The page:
|US9375367||28 Feb 2014||28 Jun 2016||Medline Industries, Inc.||Fastener for an absorbent article|
|US9439811||19 Oct 2011||13 Sep 2016||Medline Industries, Inc.||Absorbent articles and securement means|
|US9486368||5 Dic 2013||8 Nov 2016||Medline Industries, Inc.||Disposable hygienic article with means for diagnostic testing|
|US9498388||14 Ago 2014||22 Nov 2016||Medline Industries, Inc.||Absorbent articles and methods of manufacturing the same|
|US9622922||17 Jun 2014||18 Abr 2017||Medline Industries, Inc.||Stretch breathable protective absorbent article using bilaminate|
|US9750650||24 Nov 2014||5 Sep 2017||Medline Industries, Inc.||Absorbent article|
|US9757283||19 Ago 2016||12 Sep 2017||Medline Industries, Inc.||Absorbent articles and securement means|
|US20110209269 *||23 Mar 2009||1 Sep 2011||Uni-Charm Corporation||Wearing article and method of folding up the same|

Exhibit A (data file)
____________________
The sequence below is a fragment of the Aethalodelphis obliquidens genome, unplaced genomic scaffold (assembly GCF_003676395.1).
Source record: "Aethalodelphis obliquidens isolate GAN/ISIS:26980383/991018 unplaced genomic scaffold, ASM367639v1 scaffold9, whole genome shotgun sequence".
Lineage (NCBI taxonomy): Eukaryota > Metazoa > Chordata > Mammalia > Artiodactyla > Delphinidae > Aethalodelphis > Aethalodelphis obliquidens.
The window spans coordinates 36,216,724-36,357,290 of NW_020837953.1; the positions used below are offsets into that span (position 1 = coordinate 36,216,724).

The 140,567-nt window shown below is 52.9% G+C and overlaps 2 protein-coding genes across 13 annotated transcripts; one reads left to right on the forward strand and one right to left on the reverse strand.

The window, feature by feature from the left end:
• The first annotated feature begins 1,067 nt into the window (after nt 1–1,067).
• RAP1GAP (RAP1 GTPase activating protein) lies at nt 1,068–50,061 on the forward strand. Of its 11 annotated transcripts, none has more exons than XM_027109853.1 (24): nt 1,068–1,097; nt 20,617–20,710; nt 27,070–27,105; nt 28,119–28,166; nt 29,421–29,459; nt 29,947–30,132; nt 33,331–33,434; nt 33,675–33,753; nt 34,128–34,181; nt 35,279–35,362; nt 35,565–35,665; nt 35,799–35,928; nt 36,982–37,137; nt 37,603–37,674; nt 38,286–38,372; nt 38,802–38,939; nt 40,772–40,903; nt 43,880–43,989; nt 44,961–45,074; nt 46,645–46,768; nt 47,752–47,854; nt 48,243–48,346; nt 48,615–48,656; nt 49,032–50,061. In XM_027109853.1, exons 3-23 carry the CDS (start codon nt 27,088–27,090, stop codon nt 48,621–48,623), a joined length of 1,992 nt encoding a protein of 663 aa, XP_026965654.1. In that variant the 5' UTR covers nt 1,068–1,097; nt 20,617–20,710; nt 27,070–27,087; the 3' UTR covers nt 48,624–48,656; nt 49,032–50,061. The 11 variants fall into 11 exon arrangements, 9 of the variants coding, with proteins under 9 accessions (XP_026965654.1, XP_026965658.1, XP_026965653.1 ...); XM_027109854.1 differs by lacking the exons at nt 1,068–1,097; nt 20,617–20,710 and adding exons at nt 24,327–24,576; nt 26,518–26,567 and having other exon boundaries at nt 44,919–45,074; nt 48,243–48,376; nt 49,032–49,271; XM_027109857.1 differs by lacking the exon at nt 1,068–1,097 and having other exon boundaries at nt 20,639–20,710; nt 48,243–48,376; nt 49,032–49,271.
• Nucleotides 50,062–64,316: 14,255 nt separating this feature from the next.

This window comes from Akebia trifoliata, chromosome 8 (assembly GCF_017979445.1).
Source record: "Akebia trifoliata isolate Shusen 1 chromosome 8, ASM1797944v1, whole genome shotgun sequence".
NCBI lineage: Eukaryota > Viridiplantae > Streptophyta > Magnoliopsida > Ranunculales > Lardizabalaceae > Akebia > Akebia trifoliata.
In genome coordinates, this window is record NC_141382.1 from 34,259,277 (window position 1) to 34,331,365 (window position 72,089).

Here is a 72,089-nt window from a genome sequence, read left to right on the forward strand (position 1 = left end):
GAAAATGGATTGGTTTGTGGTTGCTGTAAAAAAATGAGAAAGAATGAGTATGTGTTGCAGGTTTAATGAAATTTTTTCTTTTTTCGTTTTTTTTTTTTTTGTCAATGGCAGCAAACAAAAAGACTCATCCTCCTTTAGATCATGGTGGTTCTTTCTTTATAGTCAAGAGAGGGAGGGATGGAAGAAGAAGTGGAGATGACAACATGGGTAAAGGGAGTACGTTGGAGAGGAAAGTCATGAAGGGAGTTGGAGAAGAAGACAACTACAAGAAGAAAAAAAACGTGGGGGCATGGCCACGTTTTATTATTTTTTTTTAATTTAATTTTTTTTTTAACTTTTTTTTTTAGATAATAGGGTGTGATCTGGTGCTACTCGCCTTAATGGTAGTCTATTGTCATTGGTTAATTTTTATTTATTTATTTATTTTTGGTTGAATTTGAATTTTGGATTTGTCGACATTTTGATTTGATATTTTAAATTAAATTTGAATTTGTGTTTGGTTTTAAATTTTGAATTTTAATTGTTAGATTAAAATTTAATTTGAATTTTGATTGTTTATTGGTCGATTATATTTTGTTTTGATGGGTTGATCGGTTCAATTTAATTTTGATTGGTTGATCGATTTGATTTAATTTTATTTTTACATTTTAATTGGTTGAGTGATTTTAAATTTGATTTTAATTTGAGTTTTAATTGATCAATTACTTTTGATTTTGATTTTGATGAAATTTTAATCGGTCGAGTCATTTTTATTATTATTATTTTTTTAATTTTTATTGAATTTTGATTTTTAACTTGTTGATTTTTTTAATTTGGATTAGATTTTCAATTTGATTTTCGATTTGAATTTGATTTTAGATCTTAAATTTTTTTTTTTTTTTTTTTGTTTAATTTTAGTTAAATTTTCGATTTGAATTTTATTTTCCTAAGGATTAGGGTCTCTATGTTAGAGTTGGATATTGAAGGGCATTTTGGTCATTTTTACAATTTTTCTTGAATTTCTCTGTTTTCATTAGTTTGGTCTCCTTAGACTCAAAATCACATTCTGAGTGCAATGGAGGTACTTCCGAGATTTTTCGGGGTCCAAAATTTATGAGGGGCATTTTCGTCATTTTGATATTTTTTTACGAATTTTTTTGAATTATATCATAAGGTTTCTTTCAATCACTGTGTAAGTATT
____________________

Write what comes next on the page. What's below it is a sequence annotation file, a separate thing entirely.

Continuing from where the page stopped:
|Clasificación de EE.UU.||604/391, 604/385.03|
|29 Jul 2002||AS||Assignment|
Owner name: KIMBERLY-CLARKE WORLDWIDE, INC., WISCONSIN
Free format text: CONFIRMATORY LICENSE;ASSIGNORS:POPP, ROBERT L.;VAN GOMPEL, PAUL;LINKER, PAUL M.;REEL/FRAME:013142/0825;SIGNING DATES FROM 20020715 TO 20020722
|13 Abr 2009||FPAY||Fee payment|
Year of fee payment: 4
|14 Mar 2013||FPAY||Fee payment|
Year of fee payment: 8
|3 Feb 2015||AS||Assignment|
Owner name: KIMBERLY-CLARK WORLDWIDE, INC., WISCONSIN
Free format text: NAME CHANGE;ASSIGNOR:KIMBERLY-CLARK WORLDWIDE, INC.;REEL/FRAME:034880/0742
Effective date: 20150101
|19 May 2017||REMI||Maintenance fee reminder mailed|